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by Sarah Bailey, Veteran, MSW, LISW; Krista Predragovich MEd, EdS, PhD, LPCC-S; Heather Lane DVM, MPH, DACVPM,

Did you know that less than 30% of veterans with mental health needs seek treatment? That’s over 70% of veterans not receiving the support they need. Why is this and how can dogs help? 

Thanks to improving medical advancements more service men and women are returning home than ever before. This is fantastic news, but this has also led to a higher number of veterans returning home with post-traumatic stress disorder (PTSD) and traumatic brain injury (TBI). In addition, these veterans have higher rates of suicide, homelessness, untreated physical and mental health needs, and substance abuse disorders. These veterans can experience unique types of social isolation, in which they feel unable to relate to non-veteran family and friends. These challenges have created many barriers for veterans in need of support. Some examples of barriers include lack of trust in the healthcare system, difficulty reaching out for support and lack of awareness of resources.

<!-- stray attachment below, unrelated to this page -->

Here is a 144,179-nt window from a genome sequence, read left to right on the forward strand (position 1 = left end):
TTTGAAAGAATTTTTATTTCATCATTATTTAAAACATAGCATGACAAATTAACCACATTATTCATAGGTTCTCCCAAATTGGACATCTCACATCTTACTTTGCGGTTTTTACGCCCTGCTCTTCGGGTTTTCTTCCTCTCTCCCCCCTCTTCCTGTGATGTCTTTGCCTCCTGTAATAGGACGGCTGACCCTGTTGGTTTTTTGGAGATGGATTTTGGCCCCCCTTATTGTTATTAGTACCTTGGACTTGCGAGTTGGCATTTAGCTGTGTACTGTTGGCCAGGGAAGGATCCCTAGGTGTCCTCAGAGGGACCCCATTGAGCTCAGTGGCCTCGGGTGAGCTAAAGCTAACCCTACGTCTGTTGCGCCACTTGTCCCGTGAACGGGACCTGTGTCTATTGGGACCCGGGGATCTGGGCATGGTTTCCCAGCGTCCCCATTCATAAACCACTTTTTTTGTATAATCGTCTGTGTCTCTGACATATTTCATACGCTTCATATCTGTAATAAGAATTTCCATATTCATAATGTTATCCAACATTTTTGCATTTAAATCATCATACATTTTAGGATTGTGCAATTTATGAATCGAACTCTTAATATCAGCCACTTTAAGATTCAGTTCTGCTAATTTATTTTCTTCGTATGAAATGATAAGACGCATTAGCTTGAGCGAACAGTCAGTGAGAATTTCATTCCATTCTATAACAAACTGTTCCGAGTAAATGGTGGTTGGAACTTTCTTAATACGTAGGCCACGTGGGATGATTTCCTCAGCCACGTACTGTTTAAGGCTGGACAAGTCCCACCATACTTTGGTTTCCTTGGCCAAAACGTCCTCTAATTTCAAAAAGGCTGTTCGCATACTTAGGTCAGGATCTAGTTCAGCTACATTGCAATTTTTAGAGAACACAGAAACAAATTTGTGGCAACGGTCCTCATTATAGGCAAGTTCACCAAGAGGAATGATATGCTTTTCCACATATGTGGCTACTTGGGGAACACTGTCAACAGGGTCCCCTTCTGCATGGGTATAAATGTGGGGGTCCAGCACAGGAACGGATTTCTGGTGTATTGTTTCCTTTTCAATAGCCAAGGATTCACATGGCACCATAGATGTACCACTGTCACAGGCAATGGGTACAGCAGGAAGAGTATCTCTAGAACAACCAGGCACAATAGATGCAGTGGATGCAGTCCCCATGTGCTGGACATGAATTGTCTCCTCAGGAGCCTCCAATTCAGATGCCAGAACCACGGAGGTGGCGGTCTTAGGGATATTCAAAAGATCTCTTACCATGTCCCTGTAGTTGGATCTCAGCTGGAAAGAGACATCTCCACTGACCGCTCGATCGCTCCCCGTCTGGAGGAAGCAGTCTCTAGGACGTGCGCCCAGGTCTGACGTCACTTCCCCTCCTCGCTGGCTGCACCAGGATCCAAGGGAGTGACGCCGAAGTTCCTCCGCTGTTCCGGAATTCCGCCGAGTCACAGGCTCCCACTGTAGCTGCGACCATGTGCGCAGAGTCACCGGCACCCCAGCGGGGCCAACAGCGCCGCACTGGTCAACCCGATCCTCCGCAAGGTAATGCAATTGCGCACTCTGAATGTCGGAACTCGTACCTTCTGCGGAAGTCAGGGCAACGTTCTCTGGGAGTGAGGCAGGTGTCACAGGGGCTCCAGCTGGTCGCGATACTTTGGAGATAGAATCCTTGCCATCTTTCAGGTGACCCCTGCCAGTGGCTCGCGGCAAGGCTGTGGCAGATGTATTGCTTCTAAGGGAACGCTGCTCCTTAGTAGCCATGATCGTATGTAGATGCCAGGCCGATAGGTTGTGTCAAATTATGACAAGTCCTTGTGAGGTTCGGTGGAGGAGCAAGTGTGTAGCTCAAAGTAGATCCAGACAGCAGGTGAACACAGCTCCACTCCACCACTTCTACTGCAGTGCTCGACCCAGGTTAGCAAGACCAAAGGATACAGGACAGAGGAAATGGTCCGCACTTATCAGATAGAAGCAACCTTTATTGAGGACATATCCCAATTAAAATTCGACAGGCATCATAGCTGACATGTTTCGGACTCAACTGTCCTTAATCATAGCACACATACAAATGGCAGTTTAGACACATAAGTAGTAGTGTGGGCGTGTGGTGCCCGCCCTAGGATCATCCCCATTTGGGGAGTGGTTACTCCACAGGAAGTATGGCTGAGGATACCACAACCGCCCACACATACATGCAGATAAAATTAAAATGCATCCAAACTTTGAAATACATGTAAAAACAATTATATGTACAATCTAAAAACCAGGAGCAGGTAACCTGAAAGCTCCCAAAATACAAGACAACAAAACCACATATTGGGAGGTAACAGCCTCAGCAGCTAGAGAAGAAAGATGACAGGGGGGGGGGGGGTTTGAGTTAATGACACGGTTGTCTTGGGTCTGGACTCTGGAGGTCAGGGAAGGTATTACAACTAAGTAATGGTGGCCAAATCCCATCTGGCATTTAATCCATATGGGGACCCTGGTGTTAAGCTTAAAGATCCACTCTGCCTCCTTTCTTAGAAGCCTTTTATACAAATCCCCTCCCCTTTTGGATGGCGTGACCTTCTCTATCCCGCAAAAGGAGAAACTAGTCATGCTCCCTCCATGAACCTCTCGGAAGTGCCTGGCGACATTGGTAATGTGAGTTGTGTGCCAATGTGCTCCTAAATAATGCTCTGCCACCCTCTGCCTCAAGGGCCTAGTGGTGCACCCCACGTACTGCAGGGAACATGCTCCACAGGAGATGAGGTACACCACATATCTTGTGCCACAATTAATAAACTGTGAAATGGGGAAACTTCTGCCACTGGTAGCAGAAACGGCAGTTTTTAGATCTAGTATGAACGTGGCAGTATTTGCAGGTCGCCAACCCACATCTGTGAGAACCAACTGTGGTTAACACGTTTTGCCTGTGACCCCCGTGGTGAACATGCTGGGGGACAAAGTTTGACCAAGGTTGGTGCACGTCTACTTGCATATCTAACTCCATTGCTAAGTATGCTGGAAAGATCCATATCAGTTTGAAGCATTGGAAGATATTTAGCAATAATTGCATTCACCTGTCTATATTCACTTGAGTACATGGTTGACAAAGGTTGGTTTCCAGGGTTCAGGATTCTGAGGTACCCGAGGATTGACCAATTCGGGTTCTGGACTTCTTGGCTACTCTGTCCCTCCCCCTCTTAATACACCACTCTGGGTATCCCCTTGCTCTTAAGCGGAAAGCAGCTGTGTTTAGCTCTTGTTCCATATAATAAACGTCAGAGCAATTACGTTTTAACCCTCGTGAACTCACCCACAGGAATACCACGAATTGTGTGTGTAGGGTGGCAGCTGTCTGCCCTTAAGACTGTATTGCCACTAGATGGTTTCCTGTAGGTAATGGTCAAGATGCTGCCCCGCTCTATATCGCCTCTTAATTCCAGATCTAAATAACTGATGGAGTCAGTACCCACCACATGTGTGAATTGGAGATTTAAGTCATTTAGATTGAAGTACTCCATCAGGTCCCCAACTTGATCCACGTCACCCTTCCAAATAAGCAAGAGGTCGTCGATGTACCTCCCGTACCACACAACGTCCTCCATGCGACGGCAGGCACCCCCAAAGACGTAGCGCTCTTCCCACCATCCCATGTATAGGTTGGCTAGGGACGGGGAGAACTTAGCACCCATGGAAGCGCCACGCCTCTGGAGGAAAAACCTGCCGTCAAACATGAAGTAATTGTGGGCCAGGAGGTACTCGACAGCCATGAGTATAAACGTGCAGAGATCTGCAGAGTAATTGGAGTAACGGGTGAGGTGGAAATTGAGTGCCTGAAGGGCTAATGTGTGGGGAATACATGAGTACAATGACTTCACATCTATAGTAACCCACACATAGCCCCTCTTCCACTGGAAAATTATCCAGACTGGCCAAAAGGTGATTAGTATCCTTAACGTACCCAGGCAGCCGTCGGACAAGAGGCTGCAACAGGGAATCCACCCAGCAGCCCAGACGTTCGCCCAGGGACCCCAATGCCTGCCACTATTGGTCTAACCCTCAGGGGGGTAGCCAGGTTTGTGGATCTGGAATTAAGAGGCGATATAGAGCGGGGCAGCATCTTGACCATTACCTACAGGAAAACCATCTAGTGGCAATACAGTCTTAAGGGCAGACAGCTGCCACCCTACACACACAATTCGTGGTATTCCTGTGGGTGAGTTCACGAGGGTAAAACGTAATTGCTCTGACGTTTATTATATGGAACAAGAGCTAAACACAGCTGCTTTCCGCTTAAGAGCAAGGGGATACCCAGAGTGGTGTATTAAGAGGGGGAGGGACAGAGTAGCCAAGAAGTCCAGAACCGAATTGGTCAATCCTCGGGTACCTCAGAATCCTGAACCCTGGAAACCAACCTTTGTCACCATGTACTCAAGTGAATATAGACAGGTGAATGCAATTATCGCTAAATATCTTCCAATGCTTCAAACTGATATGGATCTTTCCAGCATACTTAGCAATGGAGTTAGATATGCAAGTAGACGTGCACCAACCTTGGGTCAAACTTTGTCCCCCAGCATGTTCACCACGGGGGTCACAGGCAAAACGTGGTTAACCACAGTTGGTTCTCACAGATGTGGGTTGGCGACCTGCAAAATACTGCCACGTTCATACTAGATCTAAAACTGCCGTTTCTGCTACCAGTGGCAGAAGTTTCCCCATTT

Utilizing dogs as a health intervention can be great way to help remove some of these barriers. According to the Human-Animal Bond Research Institute there are many documented health benefits to having a dog and veterans are a population that can benefit greatly. Here are just a few ways that dogs and the Veteran Companion Animal Services (VCAS) Rescue Dog Placement Program help to remove these barriers and deliver a healing intervention through the human-animal bond: 

  1. Veterans are not required to have a diagnosed condition to be eligible for the VCAS Rescue Dog Placement Program. In this way VCAS helps open the door to the more 70% of veterans that have not sought diagnosis and treatment for mental health needs. 
  2. Dogs help break self-isolation. When a veteran does not want to go out, a dog is there demanding a walk…and many of us know how demanding some dogs can be! In addition, once out, studies show that individuals walking with a dog receive more social interaction than those walking without a dog. Dogs work as social icebreakers. 
  3. Once a part of the VCAS Rescue Dog Placement Program, veterans get to know other veterans and volunteers. Over the seven-week training course, relationships can be developed, needs identified and resources found to fulfill those needs. 

Our veterans have made large sacrifices, experiencing a life that is very unfamiliar to most civilians. By better understanding these barriers and working to remove them we can best serve our veterans today and into the future. 

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